Ki Teitsei: Respect the property of others – even their schmattes!
Simla or salma? Both words are used for the term garment in the Torah.
In Parshat Ki Teitsei, where the Torah tells us that we have a responsibility to return lost property (Devarim 22:3), we are told that in the event that we find a ‘simla’ – somebody’s garment – we must identify who the real owner is and get it back to them. In Parshat Mishpatim, we are told not to steal anything that belongs to another person, and one of the examples given there is ‘salma’ – somebody’s garment.
The Meshech Chochma explains the difference. He tells us that ‘salma’ is an ordinary garment. ‘Simla’ is a quality garment. And in support of this he brings a verse from the book of Ruth 3:3. There we find Naomi preparing Ruth to meet Boaz. It was crucially important that she would impress him and therefore Naomi said to Ruth,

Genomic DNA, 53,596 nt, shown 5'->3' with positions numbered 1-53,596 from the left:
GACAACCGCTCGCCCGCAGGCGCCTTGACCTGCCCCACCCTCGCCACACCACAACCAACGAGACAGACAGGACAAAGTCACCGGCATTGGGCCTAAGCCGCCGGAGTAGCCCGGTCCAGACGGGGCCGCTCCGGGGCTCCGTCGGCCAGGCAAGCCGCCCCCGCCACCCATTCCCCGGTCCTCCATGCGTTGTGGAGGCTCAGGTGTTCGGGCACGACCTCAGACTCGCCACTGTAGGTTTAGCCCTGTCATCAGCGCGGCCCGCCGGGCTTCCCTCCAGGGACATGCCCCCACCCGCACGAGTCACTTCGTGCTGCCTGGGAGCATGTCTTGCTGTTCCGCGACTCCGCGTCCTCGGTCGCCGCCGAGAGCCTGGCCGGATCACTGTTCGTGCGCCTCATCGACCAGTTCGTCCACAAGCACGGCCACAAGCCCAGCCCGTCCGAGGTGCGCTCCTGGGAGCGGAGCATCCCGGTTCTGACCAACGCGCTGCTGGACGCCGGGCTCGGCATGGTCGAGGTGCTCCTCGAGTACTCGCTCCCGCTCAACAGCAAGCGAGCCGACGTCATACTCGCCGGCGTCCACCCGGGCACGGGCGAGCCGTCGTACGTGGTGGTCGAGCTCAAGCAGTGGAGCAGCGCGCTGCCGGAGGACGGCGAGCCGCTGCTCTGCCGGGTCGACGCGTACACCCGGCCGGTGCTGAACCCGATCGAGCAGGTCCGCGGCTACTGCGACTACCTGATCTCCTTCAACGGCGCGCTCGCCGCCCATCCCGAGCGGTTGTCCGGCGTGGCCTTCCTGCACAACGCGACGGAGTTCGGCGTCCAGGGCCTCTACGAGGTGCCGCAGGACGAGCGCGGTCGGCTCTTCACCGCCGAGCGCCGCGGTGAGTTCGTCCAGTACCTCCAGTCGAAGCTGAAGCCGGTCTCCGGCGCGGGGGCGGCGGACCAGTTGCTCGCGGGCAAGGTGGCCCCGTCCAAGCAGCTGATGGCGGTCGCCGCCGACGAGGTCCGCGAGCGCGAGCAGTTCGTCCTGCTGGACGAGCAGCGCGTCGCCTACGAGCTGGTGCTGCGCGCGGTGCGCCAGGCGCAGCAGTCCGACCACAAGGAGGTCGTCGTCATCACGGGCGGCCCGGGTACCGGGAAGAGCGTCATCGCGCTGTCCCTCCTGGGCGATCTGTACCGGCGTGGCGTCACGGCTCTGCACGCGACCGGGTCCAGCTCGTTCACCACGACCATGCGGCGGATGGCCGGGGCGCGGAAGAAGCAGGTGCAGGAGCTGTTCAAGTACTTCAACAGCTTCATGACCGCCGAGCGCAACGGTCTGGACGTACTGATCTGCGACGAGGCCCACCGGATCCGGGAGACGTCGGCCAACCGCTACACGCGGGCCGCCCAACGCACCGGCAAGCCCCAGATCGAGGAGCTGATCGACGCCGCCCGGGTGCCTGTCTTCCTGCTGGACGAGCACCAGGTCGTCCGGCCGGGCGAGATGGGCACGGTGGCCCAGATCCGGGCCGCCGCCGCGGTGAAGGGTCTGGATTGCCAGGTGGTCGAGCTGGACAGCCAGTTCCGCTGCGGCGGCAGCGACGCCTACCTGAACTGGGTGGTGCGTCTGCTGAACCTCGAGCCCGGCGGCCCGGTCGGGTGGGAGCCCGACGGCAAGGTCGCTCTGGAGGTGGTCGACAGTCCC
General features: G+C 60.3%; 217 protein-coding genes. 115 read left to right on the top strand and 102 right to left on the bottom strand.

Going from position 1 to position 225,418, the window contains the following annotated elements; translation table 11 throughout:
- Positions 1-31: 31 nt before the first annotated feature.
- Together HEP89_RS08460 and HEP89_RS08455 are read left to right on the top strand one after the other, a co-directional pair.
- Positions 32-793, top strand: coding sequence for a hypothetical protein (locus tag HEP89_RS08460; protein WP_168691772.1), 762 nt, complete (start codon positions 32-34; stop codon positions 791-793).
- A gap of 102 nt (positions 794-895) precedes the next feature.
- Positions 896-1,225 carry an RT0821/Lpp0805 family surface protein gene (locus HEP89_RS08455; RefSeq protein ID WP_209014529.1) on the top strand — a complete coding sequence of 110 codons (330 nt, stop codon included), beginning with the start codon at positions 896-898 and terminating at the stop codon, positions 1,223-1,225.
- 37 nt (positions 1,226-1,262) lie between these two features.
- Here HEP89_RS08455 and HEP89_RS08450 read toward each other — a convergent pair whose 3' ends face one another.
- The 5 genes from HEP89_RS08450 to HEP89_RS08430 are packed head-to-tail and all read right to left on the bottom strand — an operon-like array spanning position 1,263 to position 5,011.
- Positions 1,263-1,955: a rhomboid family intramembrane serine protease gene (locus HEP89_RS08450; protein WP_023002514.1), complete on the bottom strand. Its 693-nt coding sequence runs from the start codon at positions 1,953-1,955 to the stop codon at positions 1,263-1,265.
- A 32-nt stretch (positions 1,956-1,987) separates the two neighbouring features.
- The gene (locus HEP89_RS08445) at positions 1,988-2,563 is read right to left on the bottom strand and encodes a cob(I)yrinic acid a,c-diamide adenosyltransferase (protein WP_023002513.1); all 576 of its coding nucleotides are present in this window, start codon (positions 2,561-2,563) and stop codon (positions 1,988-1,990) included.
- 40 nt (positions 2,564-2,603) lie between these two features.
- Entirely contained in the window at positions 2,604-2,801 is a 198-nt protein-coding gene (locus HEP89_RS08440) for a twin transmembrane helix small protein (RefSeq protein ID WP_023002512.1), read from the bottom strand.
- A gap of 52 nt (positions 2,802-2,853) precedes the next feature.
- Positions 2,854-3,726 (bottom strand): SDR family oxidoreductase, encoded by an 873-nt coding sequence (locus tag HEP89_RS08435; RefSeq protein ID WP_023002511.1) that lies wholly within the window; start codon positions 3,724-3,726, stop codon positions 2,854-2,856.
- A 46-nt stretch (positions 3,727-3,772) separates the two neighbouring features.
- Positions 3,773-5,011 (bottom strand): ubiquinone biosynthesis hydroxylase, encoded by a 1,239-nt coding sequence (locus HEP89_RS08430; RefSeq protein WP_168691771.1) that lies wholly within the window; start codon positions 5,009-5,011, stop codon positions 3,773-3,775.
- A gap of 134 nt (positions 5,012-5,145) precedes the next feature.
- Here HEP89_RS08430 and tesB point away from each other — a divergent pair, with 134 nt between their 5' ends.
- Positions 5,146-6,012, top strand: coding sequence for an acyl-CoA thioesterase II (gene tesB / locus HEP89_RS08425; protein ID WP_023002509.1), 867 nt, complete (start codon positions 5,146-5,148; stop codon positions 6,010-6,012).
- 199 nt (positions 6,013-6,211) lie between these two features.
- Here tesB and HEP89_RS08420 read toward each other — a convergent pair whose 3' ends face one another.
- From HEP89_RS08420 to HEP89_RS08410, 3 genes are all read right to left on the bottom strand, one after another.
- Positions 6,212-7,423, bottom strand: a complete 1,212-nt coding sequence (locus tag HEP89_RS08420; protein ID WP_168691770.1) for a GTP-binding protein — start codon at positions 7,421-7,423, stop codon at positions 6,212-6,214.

“Vesamt simlotayich alayich,” – “Put your simla on.”
This is an occasion on which you should wear your very best and so Rashi explains the word ‘simla’ to mean ‘bigdei shabbat,’ the clothes we wear on shabbat.
So there is a very powerful message for us emerging from the terminology used for garment. Hashem wants us to know that an integral part of our authentic Torah way of life is that we must respect the property of other people. This is usually obvious to us when it comes to a ‘simla’, something of great value. But even if we’re talking about a ‘salma’, a ‘schmatte’, that too is something that we must guarantee will get back to its rightful owner.
And of course we should never, God forbid, take even the most inconsequential item from another person which is not ours.